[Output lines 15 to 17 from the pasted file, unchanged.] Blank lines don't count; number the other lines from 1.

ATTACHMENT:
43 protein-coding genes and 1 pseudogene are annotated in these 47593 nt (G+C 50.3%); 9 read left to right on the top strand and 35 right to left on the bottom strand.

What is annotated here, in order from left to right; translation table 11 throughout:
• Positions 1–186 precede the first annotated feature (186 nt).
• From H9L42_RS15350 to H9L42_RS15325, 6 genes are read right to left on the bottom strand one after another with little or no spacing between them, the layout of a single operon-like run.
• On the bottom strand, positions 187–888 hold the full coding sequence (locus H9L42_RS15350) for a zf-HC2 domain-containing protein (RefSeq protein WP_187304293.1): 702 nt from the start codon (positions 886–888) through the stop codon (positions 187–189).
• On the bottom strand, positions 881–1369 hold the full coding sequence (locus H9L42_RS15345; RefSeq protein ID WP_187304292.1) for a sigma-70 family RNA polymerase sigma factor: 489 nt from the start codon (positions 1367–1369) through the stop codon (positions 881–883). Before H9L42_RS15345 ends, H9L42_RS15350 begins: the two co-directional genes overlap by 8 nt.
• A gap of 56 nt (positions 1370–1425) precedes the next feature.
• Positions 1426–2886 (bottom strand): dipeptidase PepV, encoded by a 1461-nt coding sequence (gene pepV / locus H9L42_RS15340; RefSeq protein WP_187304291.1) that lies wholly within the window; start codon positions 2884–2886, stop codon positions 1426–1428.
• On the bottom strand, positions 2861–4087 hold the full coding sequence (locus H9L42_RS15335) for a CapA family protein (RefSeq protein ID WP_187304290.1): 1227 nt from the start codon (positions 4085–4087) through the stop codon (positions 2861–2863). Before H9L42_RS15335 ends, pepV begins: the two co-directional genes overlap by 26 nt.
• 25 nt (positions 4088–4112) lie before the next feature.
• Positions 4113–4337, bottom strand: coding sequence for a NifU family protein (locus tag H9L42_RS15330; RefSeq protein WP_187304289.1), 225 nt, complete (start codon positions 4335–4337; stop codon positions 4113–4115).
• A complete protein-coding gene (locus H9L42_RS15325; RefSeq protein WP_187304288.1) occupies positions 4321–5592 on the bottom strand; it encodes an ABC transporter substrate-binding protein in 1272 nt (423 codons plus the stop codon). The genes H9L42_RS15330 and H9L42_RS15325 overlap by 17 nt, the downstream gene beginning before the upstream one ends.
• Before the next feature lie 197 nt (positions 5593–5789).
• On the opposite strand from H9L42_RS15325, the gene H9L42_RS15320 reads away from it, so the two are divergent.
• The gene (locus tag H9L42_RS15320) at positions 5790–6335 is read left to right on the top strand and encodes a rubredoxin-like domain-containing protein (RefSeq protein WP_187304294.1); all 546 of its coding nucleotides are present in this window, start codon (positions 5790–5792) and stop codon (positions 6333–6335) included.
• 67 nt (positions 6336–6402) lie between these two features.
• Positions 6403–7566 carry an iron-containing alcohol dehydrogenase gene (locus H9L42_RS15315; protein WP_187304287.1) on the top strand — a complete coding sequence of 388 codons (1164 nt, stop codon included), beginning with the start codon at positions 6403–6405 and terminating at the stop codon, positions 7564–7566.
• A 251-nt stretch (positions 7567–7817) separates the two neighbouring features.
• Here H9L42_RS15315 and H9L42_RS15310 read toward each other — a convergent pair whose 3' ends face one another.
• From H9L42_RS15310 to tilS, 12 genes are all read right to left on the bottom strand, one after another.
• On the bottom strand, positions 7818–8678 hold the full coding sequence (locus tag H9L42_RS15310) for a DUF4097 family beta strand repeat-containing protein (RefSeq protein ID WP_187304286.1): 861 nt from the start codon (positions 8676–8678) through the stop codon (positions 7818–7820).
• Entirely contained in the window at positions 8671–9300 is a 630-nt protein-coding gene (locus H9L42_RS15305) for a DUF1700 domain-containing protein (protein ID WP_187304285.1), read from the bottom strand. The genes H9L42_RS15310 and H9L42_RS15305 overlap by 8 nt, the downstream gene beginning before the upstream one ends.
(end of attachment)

• The gene (locus tag H9L42_RS15320) at positions 5790–6335 is read left to right on the top strand and encodes a rubredoxin-like domain-containing protein (RefSeq protein WP_187304294.1); all 546 of its coding nucleotides are present in this window, start codon (positions 5790–5792) and stop codon (positions 6333–6335) included.
• 67 nt (positions 6336–6402) lie between these two features.
• Positions 6403–7566 carry an iron-containing alcohol dehydrogenase gene (locus H9L42_RS15315; protein WP_187304287.1) on the top strand — a complete coding sequence of 388 codons (1164 nt, stop codon included), beginning with the start codon at positions 6403–6405 and terminating at the stop codon, positions 7564–7566.